Books by Melissa Bowersock

Friday, December 21, 2012

The Power of Words

Over the past week, I have been struck by the battle of words that has raged across the media, both social and mainstream. It has been very similar in tone to the back-and-forth before the election, although it seems that recent events have touched people in far more emotional and core ways than that. That’s the good news; things of this nature should touch us at a very deep level. The bad news is that the activation of this core level has led to a deep divide in rationalizations, justifications and the search for solutions.

This blog is neither the time nor place to discuss violence in our country nor the cure for it.

But what I have been acutely aware of during the discussion is the use of words.

Language is a universally human trait. Yes, I know, animals have language, too, but since I don’t speak dolphin or chimpanzee, I can’t attest to the qualities of their languages. Our language, however, is an intriguing mix of describing facts and layering in emotion. It’s easy to imagine a man in the Stone Age saying (grunting?) to a friend, “Mammoth coming.” This simple observation of a fact is devoid of emotion, but when the man adds, “Run!” suddenly it’s a different story. And if he happens to add, “Run fast!” then the heightened emotion kicks the whole drama up several notches.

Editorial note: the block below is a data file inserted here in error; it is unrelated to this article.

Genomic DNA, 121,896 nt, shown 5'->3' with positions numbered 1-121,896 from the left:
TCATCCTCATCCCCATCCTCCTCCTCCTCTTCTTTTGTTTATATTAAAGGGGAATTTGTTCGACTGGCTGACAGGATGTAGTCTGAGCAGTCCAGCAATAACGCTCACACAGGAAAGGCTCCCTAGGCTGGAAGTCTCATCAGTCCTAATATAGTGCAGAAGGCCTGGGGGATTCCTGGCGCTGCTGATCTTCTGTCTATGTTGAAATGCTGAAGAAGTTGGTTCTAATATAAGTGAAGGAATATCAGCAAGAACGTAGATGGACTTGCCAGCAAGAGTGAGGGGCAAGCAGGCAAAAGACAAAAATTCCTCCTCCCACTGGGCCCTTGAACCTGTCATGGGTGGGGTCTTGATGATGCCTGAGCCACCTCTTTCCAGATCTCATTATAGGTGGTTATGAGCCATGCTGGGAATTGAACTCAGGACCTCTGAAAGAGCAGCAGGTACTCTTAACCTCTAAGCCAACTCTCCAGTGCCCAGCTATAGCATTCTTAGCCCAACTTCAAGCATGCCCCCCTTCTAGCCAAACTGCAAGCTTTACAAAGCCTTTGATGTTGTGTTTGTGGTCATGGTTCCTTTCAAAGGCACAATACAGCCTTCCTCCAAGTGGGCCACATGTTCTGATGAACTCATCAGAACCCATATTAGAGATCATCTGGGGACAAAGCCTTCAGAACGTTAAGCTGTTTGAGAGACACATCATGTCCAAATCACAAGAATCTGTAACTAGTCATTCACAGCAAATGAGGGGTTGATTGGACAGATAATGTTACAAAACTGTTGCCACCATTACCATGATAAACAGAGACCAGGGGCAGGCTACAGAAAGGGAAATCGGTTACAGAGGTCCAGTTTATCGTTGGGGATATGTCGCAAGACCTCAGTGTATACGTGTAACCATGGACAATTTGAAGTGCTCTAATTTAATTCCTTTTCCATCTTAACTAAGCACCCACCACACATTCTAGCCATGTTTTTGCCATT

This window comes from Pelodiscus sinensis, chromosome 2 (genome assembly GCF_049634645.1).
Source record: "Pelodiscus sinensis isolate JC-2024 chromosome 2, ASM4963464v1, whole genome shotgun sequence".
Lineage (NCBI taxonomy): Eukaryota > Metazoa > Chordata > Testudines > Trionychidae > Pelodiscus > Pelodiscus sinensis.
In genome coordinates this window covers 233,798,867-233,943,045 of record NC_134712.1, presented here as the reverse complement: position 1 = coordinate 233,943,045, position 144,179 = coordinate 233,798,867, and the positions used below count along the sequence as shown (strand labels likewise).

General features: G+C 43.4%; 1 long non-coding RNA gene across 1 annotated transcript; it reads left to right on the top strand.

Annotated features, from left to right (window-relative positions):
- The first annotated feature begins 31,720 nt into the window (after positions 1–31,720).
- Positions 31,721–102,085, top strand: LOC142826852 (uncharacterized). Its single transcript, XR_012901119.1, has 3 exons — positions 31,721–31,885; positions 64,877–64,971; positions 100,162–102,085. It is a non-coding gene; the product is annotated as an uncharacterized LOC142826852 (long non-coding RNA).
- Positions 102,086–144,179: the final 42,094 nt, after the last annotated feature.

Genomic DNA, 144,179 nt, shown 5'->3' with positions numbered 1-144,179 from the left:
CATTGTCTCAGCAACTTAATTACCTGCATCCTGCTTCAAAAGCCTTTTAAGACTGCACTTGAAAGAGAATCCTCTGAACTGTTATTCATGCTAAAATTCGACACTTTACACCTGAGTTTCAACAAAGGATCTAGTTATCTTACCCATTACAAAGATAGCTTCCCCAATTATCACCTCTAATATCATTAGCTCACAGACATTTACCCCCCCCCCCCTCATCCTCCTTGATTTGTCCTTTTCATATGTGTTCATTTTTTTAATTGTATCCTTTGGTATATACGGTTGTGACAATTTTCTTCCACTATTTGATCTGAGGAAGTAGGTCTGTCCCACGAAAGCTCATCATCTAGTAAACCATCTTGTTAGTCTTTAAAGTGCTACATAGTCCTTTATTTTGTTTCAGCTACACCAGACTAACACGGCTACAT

This very simple language of spare words has, over the millennia, evolved into a highly nuanced vehicle for conveying ideas. We no longer have to rely on simple adverbs (“Run fast!”) or adjectives (“Big Mammoth!”). We have now at our disposal an abundance of words that can denote any degree along a scale of emotion from mild to mixed to manic. It’s one of the most phenomenal qualities of words that they can convey passion, panic, longing, hatred, fear. It is exactly these qualities that make writing so powerful, both in the realm of story-telling and in journalism, for as words convey emotion, they can also promote it. Who can deny the rose-colored contentment felt after finishing a romance novel? Or the arousal induced by “adult” fiction? Inciting emotions is what pulls us into a story, what makes it relevant to us and what makes us care about the outcome. Words compel us to cheer Rhett Butler as he strides away from Scarlet; they instill in us to a righteous hope when Tom Joad says, “I’ll be there.”

Journalism, however, is not (most of the time) story-telling.

Journalism is supposed to be predicated on the truth. Journalism is supposed to be about gathering and presenting the facts of an issue. But words, those simple building blocks of communication, can like any tool be used for good or ill depending on the writer’s intent. They can be used to convey a message or incite emotion.